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IFFR, sales cos go LIVE! to boost European films

Today, Rotterdam is launching IFFR LIVE!, a collaboration with Fortissimo, TrustNordisk and Doc & Film intended to boost the circulation of European films.

“The whole idea is that while a film is being premiered here (at IFFR), there will be a ‘live’ connection to audiences who are either streaming it online or watching it in a cinema in, for example, Italy,” explains IFFR programmer Bianca Taal [pictured].

The initiative kicks off in 2014 with a Summit on Sunday [1.30pm - 5.30pm at De Doelen’s Van Cappellezaal] with representives from IFFR and the participating companies discussing the plans for IFFR LIVE! as well as the future of film distribution. Speakers at the Summit will also include marketing expert Niels Aalberts, MUSO’s Christopher Elkins, Michael Pierce of Cinema Nation, Slovenian exhibitor Nina PEce of Kinodvor, Mark Cosgrove of the UK’s Watershed, and Nico SImon of Benelux’s Utopolis.

Next year, several film premieres (between 5 and 9) will be shown simultaneously at the festival, in cinemas across Europe, on VOD and on PayTV.

Wherever the film is being watched, whether in a Rotterdam cinema or on a laptop, viewers will be made to feel that they are part or an “event.” They will all have the chance to participate in a Q&A with cast and crew (some by raising their hands, others by taking to social media.)

For distributors and sales agents, this is a way of testing out how a film plays to the public. It is also a marketing opportunity and a way to reach out to a wider audience.

“One of the reasons we think this is important to be involved with is the whole change of the market now,” says Nelleke Driessen, Managing Director of Fortissimo. She suggests it is now tougher than ever for smaller art house films to find an audience. “The only outlets for those kinds of films are the festivals.”

The challenge is to “invent” new ways of getting the best of these films seen beyond the festival circuit.

“We do think that when you do it (the screenings) on a European and multi-territory way, you will gain more interest. The fact that it is with a director, with a Q&A, with an introduction - it is much more an event than when you put it on VOD or organise one screening,” Driessen notes.

TrustNordisk’s Susan Wendt is realistic about what IFFR LIVE! can achieve. As she points out, other, similar initiatives have had a mixed history. “There have been so many different try-outs in terms of the whole day and date and VOD…to be honest, I don’t think any of those really worked,” Wendt notes. “I think it (IFFR LIVE!) is a great idea that doesn’t interfere with the ordinary window (restrictions) that we have in different countries.”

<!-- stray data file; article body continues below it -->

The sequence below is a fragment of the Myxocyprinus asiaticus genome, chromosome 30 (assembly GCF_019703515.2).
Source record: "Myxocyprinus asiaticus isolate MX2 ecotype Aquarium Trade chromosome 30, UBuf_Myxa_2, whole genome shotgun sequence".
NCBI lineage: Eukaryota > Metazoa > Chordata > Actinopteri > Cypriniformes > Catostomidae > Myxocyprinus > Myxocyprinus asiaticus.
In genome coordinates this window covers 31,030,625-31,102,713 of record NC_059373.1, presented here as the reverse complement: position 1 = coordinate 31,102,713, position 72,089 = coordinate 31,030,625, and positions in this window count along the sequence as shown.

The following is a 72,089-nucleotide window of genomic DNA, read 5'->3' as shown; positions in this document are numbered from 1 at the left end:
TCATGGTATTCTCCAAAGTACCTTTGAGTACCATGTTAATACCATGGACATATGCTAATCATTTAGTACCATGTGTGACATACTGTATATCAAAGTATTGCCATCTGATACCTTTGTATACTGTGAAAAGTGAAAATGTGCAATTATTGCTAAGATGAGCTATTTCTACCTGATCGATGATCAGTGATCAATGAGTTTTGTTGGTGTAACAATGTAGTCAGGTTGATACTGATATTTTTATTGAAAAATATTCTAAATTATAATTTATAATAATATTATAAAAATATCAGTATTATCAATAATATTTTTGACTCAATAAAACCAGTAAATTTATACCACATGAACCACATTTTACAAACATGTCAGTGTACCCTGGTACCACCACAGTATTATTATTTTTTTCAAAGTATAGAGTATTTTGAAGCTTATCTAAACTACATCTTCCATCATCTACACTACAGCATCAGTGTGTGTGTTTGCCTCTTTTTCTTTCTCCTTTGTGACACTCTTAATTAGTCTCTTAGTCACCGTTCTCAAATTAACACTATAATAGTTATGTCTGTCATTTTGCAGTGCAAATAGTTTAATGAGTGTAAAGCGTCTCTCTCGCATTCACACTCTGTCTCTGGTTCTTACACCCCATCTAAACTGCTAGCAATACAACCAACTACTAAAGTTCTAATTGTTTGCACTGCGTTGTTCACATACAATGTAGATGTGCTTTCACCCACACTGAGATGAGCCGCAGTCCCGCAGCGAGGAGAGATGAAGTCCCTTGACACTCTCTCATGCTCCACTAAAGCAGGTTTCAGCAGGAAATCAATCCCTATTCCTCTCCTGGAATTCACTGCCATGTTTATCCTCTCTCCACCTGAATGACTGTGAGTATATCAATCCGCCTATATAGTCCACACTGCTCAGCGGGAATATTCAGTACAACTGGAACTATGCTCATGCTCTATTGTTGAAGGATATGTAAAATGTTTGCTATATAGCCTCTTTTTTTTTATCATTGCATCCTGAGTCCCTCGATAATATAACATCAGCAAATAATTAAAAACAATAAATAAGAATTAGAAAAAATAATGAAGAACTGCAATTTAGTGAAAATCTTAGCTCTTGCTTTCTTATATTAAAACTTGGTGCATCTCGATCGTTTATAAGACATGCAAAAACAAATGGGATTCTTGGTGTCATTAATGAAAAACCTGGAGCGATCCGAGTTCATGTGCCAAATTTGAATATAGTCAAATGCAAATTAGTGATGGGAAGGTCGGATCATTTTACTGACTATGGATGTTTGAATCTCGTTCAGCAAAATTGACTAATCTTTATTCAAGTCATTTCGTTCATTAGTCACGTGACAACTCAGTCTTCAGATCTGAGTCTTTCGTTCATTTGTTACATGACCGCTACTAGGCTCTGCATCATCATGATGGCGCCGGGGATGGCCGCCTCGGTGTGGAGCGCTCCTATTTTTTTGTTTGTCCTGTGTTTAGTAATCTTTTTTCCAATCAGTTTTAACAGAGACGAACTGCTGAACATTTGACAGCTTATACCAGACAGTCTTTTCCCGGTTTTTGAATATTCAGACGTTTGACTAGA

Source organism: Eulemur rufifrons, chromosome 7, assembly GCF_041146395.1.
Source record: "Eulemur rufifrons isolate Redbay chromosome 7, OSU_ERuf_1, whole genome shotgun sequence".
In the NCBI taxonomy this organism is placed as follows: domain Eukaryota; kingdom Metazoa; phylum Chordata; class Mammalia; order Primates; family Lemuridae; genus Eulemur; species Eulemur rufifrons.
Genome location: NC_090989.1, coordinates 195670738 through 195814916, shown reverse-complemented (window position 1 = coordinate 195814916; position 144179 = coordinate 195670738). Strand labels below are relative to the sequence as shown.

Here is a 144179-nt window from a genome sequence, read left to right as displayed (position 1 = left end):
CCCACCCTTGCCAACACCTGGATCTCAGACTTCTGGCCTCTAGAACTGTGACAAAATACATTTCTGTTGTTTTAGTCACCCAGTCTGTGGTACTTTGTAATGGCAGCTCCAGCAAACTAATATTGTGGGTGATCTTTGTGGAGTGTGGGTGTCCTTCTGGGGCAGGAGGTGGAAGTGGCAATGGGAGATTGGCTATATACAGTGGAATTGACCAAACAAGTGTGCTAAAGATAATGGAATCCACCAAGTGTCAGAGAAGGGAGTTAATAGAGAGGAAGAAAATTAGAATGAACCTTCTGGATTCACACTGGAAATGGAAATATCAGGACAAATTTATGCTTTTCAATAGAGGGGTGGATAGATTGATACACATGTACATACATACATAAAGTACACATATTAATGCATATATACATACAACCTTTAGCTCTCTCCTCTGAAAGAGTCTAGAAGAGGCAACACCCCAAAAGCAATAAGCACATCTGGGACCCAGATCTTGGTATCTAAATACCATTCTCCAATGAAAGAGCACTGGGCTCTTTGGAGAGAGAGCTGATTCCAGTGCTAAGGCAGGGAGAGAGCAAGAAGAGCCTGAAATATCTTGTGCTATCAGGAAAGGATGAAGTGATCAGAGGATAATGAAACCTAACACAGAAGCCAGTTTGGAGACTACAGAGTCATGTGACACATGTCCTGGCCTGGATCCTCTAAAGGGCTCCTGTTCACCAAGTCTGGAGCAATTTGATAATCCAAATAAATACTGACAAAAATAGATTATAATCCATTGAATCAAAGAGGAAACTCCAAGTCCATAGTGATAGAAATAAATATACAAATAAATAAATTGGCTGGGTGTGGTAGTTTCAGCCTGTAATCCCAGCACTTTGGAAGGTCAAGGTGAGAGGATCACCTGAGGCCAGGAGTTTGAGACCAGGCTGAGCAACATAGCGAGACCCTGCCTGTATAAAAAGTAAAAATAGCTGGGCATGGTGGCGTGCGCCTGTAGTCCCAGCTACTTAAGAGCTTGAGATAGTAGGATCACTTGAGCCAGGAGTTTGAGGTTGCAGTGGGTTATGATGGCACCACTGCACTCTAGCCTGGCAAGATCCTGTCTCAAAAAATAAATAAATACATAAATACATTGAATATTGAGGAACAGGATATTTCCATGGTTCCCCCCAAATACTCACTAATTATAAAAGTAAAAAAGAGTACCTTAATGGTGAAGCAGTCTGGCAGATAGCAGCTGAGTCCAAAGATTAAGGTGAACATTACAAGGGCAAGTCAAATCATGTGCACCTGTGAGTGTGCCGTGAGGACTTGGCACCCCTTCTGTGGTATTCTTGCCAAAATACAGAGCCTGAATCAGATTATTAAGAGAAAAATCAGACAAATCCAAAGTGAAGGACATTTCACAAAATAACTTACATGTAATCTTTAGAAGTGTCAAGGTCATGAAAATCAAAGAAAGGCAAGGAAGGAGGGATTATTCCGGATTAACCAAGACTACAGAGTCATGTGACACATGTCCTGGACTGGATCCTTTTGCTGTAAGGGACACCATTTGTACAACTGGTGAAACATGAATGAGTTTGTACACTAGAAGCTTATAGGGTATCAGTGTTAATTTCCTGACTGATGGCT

One of the challenges of most multi-platform release initiatives is that different countries have different regulations. It takes huge amounts of organisation to bring them into line. However, the sales agents are confident IFFR LIVE! (backed by MEDIA) will receive support across Europe.

For specialist art house fare of the kind screened in Rotterdam, IFFR LIVE! promises to provide a new international showcase.

This year’s IFFR marks the starting point - a chance to inform distributors and cinemas about what is being planned; “to get them warmed up for the whole thing” as Wendt puts it. Then, in 2015, the projects will be launched for real.

Among the speakers at the summit is Pete Buckingham, Former Head of Distribution and Exhibition at the UK Film Council and now co-founder of consultancy Sampo Media. He talks in terms of the three “e’s” that need to be brought back into film: “events, excitement and to a certain extent, we need to rediscover the concept of exclusivity.” IFFR LIVE!, he suggests, addresses all of these.

“At the moment, what we have had in the digital world is an excitement about abundance where everything can be available at any time and in every place. The reality is that while we have had access increased all over the place, the film value chain is not increasing, it is decreasing,” Buckingham points out. He cites a leading US newspaper which reviewed 900 films last year. As the critics realised, it is a struggle to get the best new filmmakers noticed when there are just so many movies available.

He says: “IFFR LIVE! is a very good beginning in trying to build the excitement about film that we all feel but maybe our customers do not.”

 

 

 

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